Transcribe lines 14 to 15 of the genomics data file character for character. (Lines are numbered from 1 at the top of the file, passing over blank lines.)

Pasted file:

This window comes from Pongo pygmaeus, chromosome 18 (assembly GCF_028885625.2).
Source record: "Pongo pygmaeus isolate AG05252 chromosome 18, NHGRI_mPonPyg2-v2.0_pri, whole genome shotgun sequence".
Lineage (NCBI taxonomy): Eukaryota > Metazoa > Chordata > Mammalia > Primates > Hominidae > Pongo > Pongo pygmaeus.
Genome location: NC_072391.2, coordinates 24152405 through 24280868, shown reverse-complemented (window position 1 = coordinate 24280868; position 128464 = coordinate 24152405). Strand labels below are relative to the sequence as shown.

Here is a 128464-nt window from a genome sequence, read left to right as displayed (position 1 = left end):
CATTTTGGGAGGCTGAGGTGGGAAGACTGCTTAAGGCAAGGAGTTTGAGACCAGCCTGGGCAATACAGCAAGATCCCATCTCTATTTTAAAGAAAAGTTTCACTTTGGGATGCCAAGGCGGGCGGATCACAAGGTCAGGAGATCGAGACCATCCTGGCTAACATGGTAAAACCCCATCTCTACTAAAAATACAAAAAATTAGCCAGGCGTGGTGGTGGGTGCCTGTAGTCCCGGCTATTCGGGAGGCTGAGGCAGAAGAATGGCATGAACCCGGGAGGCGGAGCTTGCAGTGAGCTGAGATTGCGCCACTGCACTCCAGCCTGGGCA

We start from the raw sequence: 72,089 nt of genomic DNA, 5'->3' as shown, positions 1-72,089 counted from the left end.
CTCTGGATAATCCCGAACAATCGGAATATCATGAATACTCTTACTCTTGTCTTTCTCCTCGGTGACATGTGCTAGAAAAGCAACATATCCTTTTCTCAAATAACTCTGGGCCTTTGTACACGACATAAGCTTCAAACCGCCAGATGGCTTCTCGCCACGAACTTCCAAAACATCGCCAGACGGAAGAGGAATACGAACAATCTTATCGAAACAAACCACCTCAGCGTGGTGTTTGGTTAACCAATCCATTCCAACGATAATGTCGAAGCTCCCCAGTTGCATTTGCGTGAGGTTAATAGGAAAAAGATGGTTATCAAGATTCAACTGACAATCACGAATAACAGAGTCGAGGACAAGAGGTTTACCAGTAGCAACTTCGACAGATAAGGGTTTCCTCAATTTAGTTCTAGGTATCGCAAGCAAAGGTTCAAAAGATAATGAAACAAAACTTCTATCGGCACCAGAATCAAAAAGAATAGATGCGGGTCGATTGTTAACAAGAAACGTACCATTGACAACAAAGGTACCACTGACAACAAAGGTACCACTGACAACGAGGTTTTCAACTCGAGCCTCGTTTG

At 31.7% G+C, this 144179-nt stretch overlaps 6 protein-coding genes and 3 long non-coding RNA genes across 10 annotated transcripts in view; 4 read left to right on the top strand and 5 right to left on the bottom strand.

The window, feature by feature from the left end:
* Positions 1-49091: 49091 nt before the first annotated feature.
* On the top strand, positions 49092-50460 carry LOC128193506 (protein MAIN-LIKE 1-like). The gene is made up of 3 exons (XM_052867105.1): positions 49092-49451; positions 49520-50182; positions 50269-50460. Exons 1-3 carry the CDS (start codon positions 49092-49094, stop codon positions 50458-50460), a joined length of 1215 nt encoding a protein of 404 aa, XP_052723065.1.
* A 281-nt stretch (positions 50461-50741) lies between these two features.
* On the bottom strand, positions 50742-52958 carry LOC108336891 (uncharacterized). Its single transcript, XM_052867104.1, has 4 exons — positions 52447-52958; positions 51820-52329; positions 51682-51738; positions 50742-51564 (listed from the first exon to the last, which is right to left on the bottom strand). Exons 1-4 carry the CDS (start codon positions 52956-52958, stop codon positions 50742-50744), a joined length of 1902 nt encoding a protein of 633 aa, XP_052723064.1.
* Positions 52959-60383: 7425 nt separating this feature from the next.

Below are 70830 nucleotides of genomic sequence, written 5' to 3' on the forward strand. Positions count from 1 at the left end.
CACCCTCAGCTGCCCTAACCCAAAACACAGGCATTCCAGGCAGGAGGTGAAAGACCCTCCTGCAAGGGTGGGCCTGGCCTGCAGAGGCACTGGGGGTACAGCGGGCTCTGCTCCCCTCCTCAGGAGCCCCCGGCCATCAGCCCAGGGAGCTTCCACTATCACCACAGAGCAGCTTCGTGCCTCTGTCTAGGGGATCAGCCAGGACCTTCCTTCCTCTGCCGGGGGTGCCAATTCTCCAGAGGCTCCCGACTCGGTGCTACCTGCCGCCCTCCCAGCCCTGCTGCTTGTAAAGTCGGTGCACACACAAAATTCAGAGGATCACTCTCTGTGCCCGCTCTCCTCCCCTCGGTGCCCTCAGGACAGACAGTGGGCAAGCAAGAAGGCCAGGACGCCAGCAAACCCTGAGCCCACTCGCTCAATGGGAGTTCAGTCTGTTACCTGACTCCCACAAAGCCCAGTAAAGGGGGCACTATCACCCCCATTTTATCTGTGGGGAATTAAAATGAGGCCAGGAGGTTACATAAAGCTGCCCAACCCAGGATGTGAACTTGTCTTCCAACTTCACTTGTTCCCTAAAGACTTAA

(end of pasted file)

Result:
* On the bottom strand, positions 50742-52958 carry LOC108336891 (uncharacterized). Its single transcript, XM_052867104.1, has 4 exons — positions 52447-52958; positions 51820-52329; positions 51682-51738; positions 50742-51564 (listed from the first exon to the last, which is right to left on the bottom strand). Exons 1-4 carry the CDS (start codon positions 52956-52958, stop codon positions 50742-50744), a joined length of 1902 nt encoding a protein of 633 aa, XP_052723064.1.
* Positions 52959-60383: 7425 nt separating this feature from the next.